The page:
US5466424 *28 Dic 199314 Nov 1995Bridgestone CorporationCorona discharge surface treating method
US5589256 *17 Ago 199231 Dic 1996Weyerhaeuser CompanyParticle binders that enhance fiber densification
US5595284 *29 Feb 199621 Ene 1997The Yokohama Rubber Co. Ltd.Conveyor belt
US5872190 *24 Ene 199516 Feb 1999Commonwealth Scientific And Industrial Research OrganizationSurface treatment of rubbers and rubber-based materials
US6069192 *13 Oct 199830 May 2000Poly-Med, Inc.Low fiber-loading composites with hybridized fiber/matrix interface
US6096156 *11 Mar 19991 Ago 2000Milliken & CompanyVinyl compound plasma pre-treatment for promoting the adhesion between textiles and rubber compounds
US6607994 *6 Dic 200019 Ago 2003Nano-Tex, LlcNanoparticle-based permanent treatments for textiles
US6863933 *30 Ene 20028 Mar 2005The Procter And Gamble CompanyMethod of hydrophilizing materials
US6916402 *23 Dic 200212 Jul 2005Kimberly-Clark Worldwide, Inc.Process for bonding chemical additives on to substrates containing cellulosic materials and products thereof
US6955844 *27 May 200318 Oct 2005Innovative Construction And Building MaterialsConstruction materials containing surface modified fibers
US6986943 *12 Jun 200217 Ene 2006Tda Research, Inc.Surface modified particles by multi-step addition and process for the preparation thereof
US7112621 *30 Ene 200226 Sep 2006The Proctor & Gamble CompanyCoating compositions for modifying surfaces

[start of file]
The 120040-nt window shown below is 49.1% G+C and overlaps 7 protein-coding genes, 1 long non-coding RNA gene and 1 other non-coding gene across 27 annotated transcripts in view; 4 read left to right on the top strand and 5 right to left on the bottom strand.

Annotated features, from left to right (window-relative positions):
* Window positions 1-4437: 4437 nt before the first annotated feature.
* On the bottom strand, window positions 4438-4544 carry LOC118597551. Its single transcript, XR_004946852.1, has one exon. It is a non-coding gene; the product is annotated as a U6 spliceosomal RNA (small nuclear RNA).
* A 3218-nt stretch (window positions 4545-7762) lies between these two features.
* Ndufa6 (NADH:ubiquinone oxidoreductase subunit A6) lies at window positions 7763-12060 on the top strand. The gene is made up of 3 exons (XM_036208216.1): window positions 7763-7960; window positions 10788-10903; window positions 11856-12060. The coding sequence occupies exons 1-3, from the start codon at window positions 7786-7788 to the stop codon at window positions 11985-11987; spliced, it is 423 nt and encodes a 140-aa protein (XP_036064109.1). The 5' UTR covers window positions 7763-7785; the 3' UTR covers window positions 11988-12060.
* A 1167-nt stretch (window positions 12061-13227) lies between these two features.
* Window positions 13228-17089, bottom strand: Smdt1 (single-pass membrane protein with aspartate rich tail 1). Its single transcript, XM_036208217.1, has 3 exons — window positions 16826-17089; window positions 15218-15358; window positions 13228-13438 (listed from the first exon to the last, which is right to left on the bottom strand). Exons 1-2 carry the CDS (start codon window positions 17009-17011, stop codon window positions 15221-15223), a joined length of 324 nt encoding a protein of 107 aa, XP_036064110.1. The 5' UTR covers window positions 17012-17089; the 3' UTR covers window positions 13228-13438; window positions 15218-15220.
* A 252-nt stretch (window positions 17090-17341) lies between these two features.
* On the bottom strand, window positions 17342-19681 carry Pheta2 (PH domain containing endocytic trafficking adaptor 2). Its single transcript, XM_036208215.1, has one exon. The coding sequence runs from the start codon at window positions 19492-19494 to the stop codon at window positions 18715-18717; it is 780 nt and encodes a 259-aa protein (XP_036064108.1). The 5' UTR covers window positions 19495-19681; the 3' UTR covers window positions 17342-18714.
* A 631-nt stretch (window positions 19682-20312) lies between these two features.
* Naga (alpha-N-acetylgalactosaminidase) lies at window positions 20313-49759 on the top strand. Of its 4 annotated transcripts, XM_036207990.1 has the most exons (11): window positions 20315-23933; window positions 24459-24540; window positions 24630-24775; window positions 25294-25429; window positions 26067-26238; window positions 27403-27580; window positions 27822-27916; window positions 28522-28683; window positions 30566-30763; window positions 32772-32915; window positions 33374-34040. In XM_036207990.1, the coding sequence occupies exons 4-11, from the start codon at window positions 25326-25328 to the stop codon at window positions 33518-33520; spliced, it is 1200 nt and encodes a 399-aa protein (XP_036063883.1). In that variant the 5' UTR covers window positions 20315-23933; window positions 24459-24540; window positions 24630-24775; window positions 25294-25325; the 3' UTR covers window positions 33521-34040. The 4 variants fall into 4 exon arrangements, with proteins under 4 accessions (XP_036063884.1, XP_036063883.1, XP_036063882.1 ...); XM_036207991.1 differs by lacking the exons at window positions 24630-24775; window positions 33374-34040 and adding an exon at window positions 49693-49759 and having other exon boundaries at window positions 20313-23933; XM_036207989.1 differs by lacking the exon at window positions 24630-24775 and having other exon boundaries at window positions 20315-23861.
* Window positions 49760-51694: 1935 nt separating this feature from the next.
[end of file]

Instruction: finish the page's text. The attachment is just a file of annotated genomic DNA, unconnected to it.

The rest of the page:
US7404989 *1 Abr 200429 Jul 2008Milliken & CompanyComposite article and its manufacture
US20020018897 *6 Mar 200114 Feb 2002Christian KuckertzPlasma-treated materials
US20030145389 *23 Ene 20027 Ago 2003Chen Richard M. T.Process of generating high hydrophilicity for artifical fiber fabric
US20110252580 *16 Nov 200920 Oct 2011Dune Sciences, Inc.Functionalized nanoparticles and methods of forming and using same
Citada por
Patente citante Fecha de presentación Fecha de publicación Solicitante Título
US881599631 May 201226 Ago 2014The United States Of America As Represented By The Secretary Of The ArmySurface segregating additives for enhanced chemical agent resistant topcoats
US9279214 *11 Abr 20138 Mar 2016Battelle Memorial InstitutePBO fibers with improved mechanical properties when exposed to high temperatures and high relative humidity
US20100009165 *10 Jul 200814 Ene 2010Zyvex Performance Materials, LlcMultifunctional Nanomaterial-Containing Composites and Methods for the Production Thereof
US20110220134 *10 Sep 200915 Sep 2011Martin DukeFilter For A Smoking Article
US20150067940 *11 Abr 201312 Mar 2015Battelle Memorial InstitutePBO Fibers with Improved Mechanical Properties when Exposed to High Temperatures and High Relative Humidity
Clasificaciones
Clasificación de EE.UU.428/392, 8/115.52, 8/115.6, 8/115.53, 8/116.1, 8/115.54, 8/115.51, 8/128.1
Clasificación internacionalD01F9/22, D06M23/08, D06M11/00
Clasificación cooperativaY10T442/2623, Y10T442/2615, Y10T428/2958, Y10T428/2933, Y10T428/2967, Y10T428/296, Y10T428/2927, Y10T428/2962, Y10T428/2964, Y10T428/2969, D06M10/025, D06M2400/01, D06M2101/34, D06M2101/20, D06M2101/36, D06M23/08, D06M13/513, D06M11/46, D06M11/79, D06M13/507, D06M10/06
Clasificación europeaD06M13/513, D06M23/08, D06M11/79, D06M10/02B, D06M11/46, D06M10/06
Eventos legales
FechaCódigoEventoDescripción
16 Ago 2010ASAssignment
Owner name: UNITED STATES OF AMERICA AS REPRESENTED BY THE SEC
Free format text: ASSIGNMENT OF ASSIGNORS INTEREST;ASSIGNOR:ORLICKI, JOSHUA A.;REEL/FRAME:024848/0175
Effective date: 20040908
Owner name: ARMY, UNITED STATES OF AMERICA AS REPRESENTED BY T
Free format text: ASSIGNMENT OF ASSIGNORS INTEREST;ASSIGNORS:MCKNIGHT, STEVEN H.;JENSEN, ROBERT E.;SIGNING DATES FROM20050517 TO 20050521;REEL/FRAME:024848/0283